2020-08-13
Legal Articles

Mutual exchange - before and after the Localism Act

Home / Knowledge base / Mutual exchange - before and after the Localism Act

Posted by Mary Rouse on 07 March 2013

Mary Rouse - Property Litigation Lawyer
Mary Rouse Partner

The Localism Act has created a new mechanism for mutual exchange to protect certain ‘life-time tenants’ following the introduction of fixed term tenancies. 

The current position

Mutual exchange is the mechanism by which tenants can swap properties without having to make a separate application to their landlord. In a mutual exchange tenants not only swap properties but also step into each other’s shoes. If Tenant A has a different tenancy agreement from Tenant B, he will be obliged to comply with the differing terms of Tenant B’s agreement and vice versa.

The new regime 

Section 158 of the Localism Act creates a new mechanism for mutual exchanges based on the granting of new tenancies. The section introduces a protection for assured lifetime tenants who were granted their tenancy prior to 1 April 2012. If Tenant A (a lifetime tenant whose tenancy was granted prior to 1 April 2012) wishes to exchange with Tenant B (a fixed term tenant) then a new tenancy is issued to each and Tenant A is granted another assured tenancy. 

The fixed term tenant (B) is granted a new tenancy but there is no particular provision regarding its status which suggests that it will be a matter for the landlord to decide what type of tenancy to offer Tenant B. If the concept of mutual exchange is that each tenant effectively steps into the shoes of the other, there is an argument that Tenant B should be entitled to an assured tenancy which is what Tenant A would have ‘left behind’ had the mutual exchange taken place under the old legislation.

The Transfer of Tenancies and Right to Acquire (Exclusion) Regulations 2012 (SI 2012/696), excludes fixed term tenancies at an affordable rent.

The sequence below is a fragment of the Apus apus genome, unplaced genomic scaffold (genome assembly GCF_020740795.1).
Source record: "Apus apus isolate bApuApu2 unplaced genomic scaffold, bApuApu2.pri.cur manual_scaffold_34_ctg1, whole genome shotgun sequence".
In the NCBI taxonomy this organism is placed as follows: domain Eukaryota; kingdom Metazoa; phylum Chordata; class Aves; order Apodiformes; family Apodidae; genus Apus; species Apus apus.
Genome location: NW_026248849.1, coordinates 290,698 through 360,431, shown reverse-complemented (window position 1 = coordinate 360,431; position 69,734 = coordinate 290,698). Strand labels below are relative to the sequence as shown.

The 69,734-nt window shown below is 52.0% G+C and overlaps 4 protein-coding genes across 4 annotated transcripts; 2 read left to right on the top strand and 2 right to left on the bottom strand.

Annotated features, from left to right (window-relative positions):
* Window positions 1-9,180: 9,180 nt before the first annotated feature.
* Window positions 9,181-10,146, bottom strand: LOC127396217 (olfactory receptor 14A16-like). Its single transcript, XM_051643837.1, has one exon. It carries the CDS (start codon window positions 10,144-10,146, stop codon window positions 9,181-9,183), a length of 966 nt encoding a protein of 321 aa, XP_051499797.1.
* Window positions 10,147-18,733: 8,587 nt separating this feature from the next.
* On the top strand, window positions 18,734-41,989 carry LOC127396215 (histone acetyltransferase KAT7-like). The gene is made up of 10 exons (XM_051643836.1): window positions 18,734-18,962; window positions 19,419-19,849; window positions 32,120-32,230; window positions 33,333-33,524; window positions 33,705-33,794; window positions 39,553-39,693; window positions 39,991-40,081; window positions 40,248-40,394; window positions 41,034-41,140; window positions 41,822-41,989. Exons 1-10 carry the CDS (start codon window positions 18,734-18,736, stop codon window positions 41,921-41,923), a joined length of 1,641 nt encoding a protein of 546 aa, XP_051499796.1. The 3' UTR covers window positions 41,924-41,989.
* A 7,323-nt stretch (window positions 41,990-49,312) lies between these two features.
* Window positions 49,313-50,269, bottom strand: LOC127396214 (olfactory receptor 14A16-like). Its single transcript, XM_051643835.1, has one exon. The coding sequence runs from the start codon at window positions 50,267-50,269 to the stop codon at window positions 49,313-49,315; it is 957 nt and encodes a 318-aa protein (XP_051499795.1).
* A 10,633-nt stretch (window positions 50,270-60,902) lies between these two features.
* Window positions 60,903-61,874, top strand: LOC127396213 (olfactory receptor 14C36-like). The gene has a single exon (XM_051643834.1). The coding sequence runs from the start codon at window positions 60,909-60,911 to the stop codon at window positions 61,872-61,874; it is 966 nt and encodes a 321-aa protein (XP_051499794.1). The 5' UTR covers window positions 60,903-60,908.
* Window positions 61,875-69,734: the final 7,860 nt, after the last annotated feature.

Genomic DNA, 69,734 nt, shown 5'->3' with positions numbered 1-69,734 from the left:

In summary

The following criteria must be met for S158 to apply:

  • One tenancy must be lifetime and the other must be a flexible or assured shorthold tenancy with a fixed term of at least two years.
  • The lifetime tenancy must have been granted before 1 April 2012. The fixed term tenancy must be at a social rent. 
  • The exchange must not fall within the list of grounds on which a landlord may refuse an exchange under section 158. This list is set out in Schedule 14 to the Localism Act 2011, and is closely based on the grounds on which consent may be refused to a mutual exchange between secure tenants. 

The reality is that the new legislation will apply in only a limited number of cases but landlords should ensure that, whatever the legal mechanism for mutual exchange, tenants are aware of the implications, including any change in secure or assured status, any change in rent level between social and affordable rent, and any gain or loss of the right to buy, preserved right to buy, or right to acquire. As tenancies and rent levels become more varied, it will be even more important to ensure that tenants are fully informed.

About the author

Mary Rouse

Partner

Mary is an experienced property litigation lawyer.

Mary Rouse

Mary is an experienced property litigation lawyer.

Recent articles

20 October 2020 Setting up an EMI scheme for your company

Over 12,000 companies across the UK use an EMI scheme (Enterprise Management Incentive) as a way of attracting, retaining and motivating their key employees. Our guide covers all the steps to set up your EMI scheme.

Read article
16 October 2020 Sales and leasebacks and the changes to the planning use classes order

We're covering just two topics very different to each other but both in their own way creatures of this pandemic which is truly dominating our lives. Those topics are sales and lease backs and the recent changes introduced to the planning use classes order

Read article
16 October 2020 Co-habiting couples - How much protection do you have?

It is becoming more and more common for couples to live together and start a family without getting married or entering into a civil partnership. Until the law catches up in this area, cohabiting couples need to be aware of their limited legal rights.

Read article
Contact
How can we help?
01926 732512
CALL BACK